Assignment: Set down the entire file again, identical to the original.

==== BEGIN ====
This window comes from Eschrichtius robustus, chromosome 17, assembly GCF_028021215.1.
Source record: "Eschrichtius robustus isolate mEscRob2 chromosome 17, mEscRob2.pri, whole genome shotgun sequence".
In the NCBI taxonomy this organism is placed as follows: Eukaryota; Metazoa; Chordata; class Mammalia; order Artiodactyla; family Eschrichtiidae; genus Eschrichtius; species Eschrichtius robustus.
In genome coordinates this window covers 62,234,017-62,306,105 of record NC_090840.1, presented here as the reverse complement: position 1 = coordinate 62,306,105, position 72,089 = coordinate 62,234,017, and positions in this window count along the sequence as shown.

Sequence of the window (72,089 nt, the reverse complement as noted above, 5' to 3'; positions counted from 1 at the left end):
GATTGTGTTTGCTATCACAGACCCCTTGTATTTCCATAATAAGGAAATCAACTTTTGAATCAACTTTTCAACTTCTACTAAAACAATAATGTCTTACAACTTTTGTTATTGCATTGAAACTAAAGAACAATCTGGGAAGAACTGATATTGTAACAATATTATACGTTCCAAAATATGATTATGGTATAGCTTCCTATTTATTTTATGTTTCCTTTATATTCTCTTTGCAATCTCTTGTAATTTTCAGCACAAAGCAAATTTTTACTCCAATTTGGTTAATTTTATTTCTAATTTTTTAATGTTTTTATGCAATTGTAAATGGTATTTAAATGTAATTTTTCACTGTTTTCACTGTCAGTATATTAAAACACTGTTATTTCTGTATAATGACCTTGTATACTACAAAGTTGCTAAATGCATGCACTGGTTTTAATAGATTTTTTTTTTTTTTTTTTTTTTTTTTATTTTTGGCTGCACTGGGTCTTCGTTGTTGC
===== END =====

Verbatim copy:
This window comes from Eschrichtius robustus, chromosome 17, assembly GCF_028021215.1.
Source record: "Eschrichtius robustus isolate mEscRob2 chromosome 17, mEscRob2.pri, whole genome shotgun sequence".
In the NCBI taxonomy this organism is placed as follows: Eukaryota; Metazoa; Chordata; class Mammalia; order Artiodactyla; family Eschrichtiidae; genus Eschrichtius; species Eschrichtius robustus.
In genome coordinates this window covers 62,234,017-62,306,105 of record NC_090840.1, presented here as the reverse complement: position 1 = coordinate 62,306,105, position 72,089 = coordinate 62,234,017, and positions in this window count along the sequence as shown.

Sequence of the window (72,089 nt, the reverse complement as noted above, 5' to 3'; positions counted from 1 at the left end):
GATTGTGTTTGCTATCACAGACCCCTTGTATTTCCATAATAAGGAAATCAACTTTTGAATCAACTTTTCAACTTCTACTAAAACAATAATGTCTTACAACTTTTGTTATTGCATTGAAACTAAAGAACAATCTGGGAAGAACTGATATTGTAACAATATTATACGTTCCAAAATATGATTATGGTATAGCTTCCTATTTATTTTATGTTTCCTTTATATTCTCTTTGCAATCTCTTGTAATTTTCAGCACAAAGCAAATTTTTACTCCAATTTGGTTAATTTTATTTCTAATTTTTTAATGTTTTTATGCAATTGTAAATGGTATTTAAATGTAATTTTTCACTGTTTTCACTGTCAGTATATTAAAACACTGTTATTTCTGTATAATGACCTTGTATACTACAAAGTTGCTAAATGCATGCACTGGTTTTAATAGATTTTTTTTTTTTTTTTTTTTTTTTTTATTTTTGGCTGCACTGGGTCTTCGTTGTTGC